1 0m31.471s 922618584 Z_BEST_SPEED
2 0m32.659s 903642376
3 0m36.749s 890805856
4 0m41.532s 876697184
5 0m48.383s 862778576
6 1m3.176s 855251640 Z_DEFAULT_COMPRESSION
7 1m15.335s 853755920
8 2m0.561s 852497560
9 2m33.972s 852397408 Z_BEST_COMPRESSION

Augmenting Rui’s table with percentages relative to no compression.

Level Time Size Cost Gain

0 0m17.128s 2045081496 0% 0% Z_NO_COMPRESSION

1 0m31.471s 922618584 83.7% 54.9% Z_BEST_SPEED

2 0m32.659s 903642376 90.7% 55.8%

3 0m36.749s 890805856 114.6% 56.4%

4 0m41.532s 876697184 142.5% 57.1%

5 0m48.383s 862778576 182.5% 57.8%

6 1m3.176s 855251640 268.9% 58.2% Z_DEFAULT_COMPRESSION

7 1m15.335s 853755920 339.8% 58.3%

8 2m0.561s 852497560 603.9% 58.3%

9 2m33.972s 852397408 798.9% 58.3% Z_BEST_COMPRESSION

SimonW’s questions are pertinent too. Assuming lld –O2 does other useful things pertinent to runtime performance, I think debug-info compression ought to remain under a separate option.

–paulr

Hi Rui,

What’s the intended advantage for compressing the debug sections? - (i) Improved link time through smaller IO / (ii) Improved Load / startup time for the debugger / (iii) Smaller exe with debug info for distribution / disk space?

I think (1) is definitely the case, and that’s also true for a distributed build system with which a lot of object files are copied between machines.

I doubt (2) is true. Does compressing debug sections improve debugger load time? Of course, as you mentioned, it depends on the ratio of CPU speed and IO speed, but since linked debug info isn’t as large as the total of input files, I think it is at least less important than (1).

As to (3), in most cases, I believe it is rare to distribute executables with debug info widely. Only developers need debug info.

For i) and ii) how much this is worth it depends on balance of storage bandwidth to compression (i) / decompression (ii) bandwidth. For spinning drives it might be a win but for SATA and especially PCIe / NVMe SSD it could be a CPU bottleneck? Though we should also bear in mind that compression can be pipelined with writes in i) and debug info loading could be lazy in ii)

(e.g. for highly compressible data we’ve generally seen ~10MiB/s output bandwidth on single thread i7 @3.2GHz memory to memory for zlib9 with 32KiB window, that doesn’t stack up well against modern IO)

How is the compression implemented in lld? Is it chunked and therefore paralellizable (and able to be pipelined with IO) or more serial?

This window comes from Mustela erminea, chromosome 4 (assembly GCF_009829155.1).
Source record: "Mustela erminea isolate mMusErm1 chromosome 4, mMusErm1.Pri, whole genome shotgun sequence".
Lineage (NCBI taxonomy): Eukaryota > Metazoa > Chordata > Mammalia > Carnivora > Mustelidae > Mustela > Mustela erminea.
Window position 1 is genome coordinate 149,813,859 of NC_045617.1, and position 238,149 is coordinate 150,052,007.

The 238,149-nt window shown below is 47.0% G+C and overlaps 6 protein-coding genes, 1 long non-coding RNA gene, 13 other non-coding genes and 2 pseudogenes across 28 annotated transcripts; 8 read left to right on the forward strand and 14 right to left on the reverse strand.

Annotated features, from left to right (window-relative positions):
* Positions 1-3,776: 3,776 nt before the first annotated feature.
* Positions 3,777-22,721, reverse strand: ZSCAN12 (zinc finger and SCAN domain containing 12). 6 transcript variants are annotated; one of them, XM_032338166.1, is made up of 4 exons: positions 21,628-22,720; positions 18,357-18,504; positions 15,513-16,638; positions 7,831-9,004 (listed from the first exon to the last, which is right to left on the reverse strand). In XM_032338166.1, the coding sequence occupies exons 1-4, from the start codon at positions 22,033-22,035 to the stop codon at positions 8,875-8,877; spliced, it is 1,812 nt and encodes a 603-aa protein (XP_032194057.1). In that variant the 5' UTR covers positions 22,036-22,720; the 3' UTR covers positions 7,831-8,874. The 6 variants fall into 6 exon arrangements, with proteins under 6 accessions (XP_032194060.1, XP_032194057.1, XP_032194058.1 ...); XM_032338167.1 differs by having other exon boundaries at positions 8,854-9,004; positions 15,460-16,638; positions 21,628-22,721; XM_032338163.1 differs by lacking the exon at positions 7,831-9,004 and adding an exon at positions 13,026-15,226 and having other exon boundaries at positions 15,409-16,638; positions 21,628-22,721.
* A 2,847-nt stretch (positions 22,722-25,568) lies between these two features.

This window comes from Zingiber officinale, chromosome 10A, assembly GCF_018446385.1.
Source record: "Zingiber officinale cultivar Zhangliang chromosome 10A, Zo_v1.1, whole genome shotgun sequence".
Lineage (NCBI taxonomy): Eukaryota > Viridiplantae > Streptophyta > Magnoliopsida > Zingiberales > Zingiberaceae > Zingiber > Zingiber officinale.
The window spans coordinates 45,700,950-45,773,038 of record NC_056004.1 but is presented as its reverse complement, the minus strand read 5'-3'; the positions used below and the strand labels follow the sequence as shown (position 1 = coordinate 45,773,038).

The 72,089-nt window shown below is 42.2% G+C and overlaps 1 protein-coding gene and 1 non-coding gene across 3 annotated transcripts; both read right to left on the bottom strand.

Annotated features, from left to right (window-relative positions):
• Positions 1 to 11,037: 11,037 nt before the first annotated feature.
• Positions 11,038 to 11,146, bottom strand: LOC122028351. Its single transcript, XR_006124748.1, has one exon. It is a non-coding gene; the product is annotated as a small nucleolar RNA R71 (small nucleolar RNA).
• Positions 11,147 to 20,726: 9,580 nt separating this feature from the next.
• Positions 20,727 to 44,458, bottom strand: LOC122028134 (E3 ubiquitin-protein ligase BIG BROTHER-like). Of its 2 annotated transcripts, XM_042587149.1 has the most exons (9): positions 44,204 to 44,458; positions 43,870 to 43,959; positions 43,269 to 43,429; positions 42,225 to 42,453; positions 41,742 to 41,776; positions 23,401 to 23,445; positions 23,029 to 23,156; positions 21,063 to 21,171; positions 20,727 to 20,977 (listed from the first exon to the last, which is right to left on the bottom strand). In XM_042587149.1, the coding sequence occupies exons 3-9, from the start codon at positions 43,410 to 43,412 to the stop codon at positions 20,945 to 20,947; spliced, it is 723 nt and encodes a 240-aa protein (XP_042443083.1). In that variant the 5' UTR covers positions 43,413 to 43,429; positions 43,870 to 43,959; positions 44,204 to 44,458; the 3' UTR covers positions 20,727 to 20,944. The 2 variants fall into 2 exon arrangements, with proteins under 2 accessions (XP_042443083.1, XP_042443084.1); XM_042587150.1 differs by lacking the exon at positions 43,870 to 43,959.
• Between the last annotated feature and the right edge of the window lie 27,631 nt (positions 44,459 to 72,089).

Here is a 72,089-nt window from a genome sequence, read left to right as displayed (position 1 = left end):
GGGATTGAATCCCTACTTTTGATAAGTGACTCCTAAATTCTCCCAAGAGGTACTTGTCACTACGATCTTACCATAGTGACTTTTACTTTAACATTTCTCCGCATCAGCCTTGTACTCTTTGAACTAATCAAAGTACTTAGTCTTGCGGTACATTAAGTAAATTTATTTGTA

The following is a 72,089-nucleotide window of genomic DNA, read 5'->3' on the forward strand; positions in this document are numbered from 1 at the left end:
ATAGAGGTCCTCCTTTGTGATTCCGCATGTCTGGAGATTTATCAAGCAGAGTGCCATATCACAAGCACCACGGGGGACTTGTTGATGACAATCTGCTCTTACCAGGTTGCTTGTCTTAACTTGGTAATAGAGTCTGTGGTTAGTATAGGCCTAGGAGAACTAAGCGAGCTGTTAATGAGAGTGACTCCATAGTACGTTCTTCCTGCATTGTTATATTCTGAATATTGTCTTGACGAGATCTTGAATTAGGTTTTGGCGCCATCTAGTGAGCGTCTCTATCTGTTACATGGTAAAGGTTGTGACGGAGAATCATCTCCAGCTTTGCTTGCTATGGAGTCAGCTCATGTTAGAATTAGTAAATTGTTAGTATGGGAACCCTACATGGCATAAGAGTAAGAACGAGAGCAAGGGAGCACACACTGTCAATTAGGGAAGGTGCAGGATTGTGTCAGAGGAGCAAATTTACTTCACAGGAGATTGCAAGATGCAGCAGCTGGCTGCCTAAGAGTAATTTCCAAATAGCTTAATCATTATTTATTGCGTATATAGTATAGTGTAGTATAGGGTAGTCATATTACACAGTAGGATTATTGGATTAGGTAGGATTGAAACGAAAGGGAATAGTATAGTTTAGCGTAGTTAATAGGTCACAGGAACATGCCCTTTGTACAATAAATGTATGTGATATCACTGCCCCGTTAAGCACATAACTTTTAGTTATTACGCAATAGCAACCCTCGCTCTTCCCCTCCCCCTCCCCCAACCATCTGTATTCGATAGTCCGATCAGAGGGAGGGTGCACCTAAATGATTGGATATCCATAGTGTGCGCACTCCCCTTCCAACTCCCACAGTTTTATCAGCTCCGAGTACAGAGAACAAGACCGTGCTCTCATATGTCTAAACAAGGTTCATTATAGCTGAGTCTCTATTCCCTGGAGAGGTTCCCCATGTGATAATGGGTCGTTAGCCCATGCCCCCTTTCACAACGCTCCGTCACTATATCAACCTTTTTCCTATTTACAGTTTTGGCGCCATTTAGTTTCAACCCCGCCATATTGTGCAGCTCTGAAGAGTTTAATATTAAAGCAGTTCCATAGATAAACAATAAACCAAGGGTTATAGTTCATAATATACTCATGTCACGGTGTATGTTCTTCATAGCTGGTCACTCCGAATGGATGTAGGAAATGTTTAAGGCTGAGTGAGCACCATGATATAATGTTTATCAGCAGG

I think the intention is i) so we’d be happy to link a few of our game titles with varying compression levels vs storage types and let you know the results. Might be a couple of weeks…

I wonder what is the best compression level when -O2 is passed to lld.

Just to check, if the default is changed to compress at -O2 we’ll still be able to override to disable compression with -compress-debug-section=none ?

My suggestion was to use compression level 9 when both -O2 and -compress-debug-section=zlib are specified.

As to (3), in most cases, I believe it is rare to distribute executables with debug info widely
I think it is at least less important than (1).

Agreed.

I think (1) is definitely the case, and that’s also true for a distributed build system with which a lot of object files are copied between machines.
My suggestion was to use compression level 9 when both -O2 and -compress-debug-section=zlib are specified.

Ok great, I’m less concerned if it still requires an explicit -compress-debug-section=zlib even with -O2 (I thought you were proposing to add to O2)

Still for informational / advisory purposes it would be good for us to produce link time vs compression level vs total exe size, ideally with a couple of different storage types (at least PCIe SSD vs spinning) and CPUs.

Thanks,

Simon

Hi Rui,

My suggestion was to use compression level 9 when both -O2 and -compress-debug-section=zlib are specified.

The data clearly shows that beyond level 6 there is a huge increase in compute time (roughly triples) for nearly no benefit (incremental ~0.1% size reduction). If we’re going to do anything more than level 1, then I think 6 is the right place to stop.